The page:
On August 2, 1837, Dr. Jarvis resigned his faculty professorship at Washington College and took the rectorship of Holy Trinity Church in Middletown, from which he continued to teach theology to several graduates of the college. Jarvis' views on the importance of conforming to the Prayer Book during worship led him to take the side of the High Churchmen who feared that Washington College had succumbed to a "Low Church Party." He became historiographer of the Episcopal Church in the United States.

Leaving Hartford, Jarvis took a honorary law degree from Washington College with him, as well as his library (totaling about 8,000 of the volumes out of the 14,000 volume collection at the college). This removal was a major setback, as it took ten years for Washington College to once again proudly report its book total. Even then, in 1847, the Trinity collection amounted to only 9,000 volumes.

The animosity between Jarvis and the college waned. In 1841, he was elected to the college's Board of Trustees and became a Fellow four years later. In August 1844, the rector of St. John's Episcopal Church, Arthur Cleveland Coxe, wrote to Jarvis to demonstrate his determination "that Trinity College Hartford shall be made a college worthy of the Church and an example to the country." In 1846, he helped organize the "American Society" or "Ecclesiological Society" with Coxe, with the hopes of encouraging the formal study of liturgy among students and alumni of Trinity College. His continued machinations may have led to President Totten's departure from Trinity in August 1848.

Samuel Farmar Jarvis died on March 26, 1851.

His son, Samuel Fermor Jarvis (1825-1910), served as Trinity College's first independently-serving Librarian from 1852 to 1854.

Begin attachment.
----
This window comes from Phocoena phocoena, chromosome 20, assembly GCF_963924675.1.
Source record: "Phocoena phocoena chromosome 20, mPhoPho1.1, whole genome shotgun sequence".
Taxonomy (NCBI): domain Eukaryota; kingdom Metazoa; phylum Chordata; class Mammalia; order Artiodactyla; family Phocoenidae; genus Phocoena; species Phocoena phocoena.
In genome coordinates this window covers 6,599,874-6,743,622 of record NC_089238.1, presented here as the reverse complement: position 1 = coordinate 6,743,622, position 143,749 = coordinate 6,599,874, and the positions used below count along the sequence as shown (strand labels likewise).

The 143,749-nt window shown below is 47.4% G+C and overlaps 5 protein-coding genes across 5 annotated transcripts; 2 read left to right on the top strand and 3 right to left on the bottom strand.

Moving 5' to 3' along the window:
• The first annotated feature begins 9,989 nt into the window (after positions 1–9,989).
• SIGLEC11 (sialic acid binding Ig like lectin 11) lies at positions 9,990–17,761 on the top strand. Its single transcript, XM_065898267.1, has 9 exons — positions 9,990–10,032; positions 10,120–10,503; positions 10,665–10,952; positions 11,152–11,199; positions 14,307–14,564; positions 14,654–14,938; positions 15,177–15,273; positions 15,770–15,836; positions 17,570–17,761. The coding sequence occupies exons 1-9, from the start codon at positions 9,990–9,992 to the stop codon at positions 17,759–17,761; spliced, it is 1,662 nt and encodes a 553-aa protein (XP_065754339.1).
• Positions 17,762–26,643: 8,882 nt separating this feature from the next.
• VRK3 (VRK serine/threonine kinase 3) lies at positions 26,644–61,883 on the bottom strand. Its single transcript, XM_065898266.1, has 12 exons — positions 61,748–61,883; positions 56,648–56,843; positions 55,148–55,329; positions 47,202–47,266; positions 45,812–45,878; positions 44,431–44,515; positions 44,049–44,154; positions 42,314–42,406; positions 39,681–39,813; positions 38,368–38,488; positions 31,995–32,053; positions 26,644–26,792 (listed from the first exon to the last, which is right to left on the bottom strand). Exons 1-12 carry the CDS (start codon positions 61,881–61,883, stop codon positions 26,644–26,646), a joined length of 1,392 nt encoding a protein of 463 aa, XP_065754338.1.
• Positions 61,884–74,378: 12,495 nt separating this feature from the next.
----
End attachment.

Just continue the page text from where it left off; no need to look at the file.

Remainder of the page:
4 Folder(s) (1 small flat archival box) ; 10.25 x 12 inches

Language of Materials



The collection is arranged first by correspondent, then by chronological order within each folder.

Immediate Source of Acquisition

This collection was donated as a gift by Robert Johnson between August 2, 2001, and August 16, 2001. A set of 11 letters written to Rev. Samuel F. Jarvis was purchased in December 2020 from Michael Brown Rare Books, LLC. A set of 23 letters, miscellaneous financial and legal documents, and a printed sermon was purchased from Common Crow Books in January 2021.

Related Materials

Rare Books

The book collection of Samuel Farmar Jarvis, placed on loan with Trinity College Library during the 1820s and removed in the 1830s, has been scattered. However, the occasional book with a Samuel Farmar Jarvis bookplate does exist in the Watkinson Library, such as:

Paterculus, Velleius. C. Velleii Paterculi quae supersunt ex Historiae Romanae voluminibus duobus : cum integris animadversionibus doctorum. Lugduni Batavorum: Apud Samuel. et Joann. Luchtmans, 1779.

A few Jarvis-owned books exist in other libraries, such as:

Molière. Œuvres de Moliere, avec des remarques grammaticales, des avertissemens et des observations sur chaque piéce. Paris, Compagnie des libraires associés, 1788. Available at Olin Library, Special Collections and Archives, Wesleyan University.

Printed Ephemera

Many of the sermons and addresses of Samuel Farmar Jarvis were published in his day. Printed copies of some of these may be discovered in the collections of the Watkinson Library.

Archival Material

Jarvis family papers, Connecticut Historical Society.

Samuel F. Jarvis correspondence, Miscellaneous Manuscripts, Library of Congress, Manuscript Division.

Samuel F. Jarvis papers, New York Public Library.

Samuel Farmar Jarvis papers, Archives of the Episcopal Diocese of Connecticut.


Weaver, Glenn. The History of Trinity College: Volume One (Hartford: Trinity College Press, 1967).

Processing Information

In 2020, the letters acquired in 2001 were finally arranged by correspondent, then placed in chronological order. No original order was detected. The additional accretions of 2020 and 2021 will be added to the folder structure based on correspondent and chronology. The printed materials received in the 2021 purchase will be catalogued separately.


Guide to the Samuel Farmar Jarvis family papers
College Archivist Eric C. Stoykovich
Description rules
Describing Archives: A Content Standard
Language of description
Script of description
Language of description note

Repository Details

Part of the Watkinson Library Manuscripts Repository

Trinity College Library
300 Summit St.
Hartford Connecticut 06106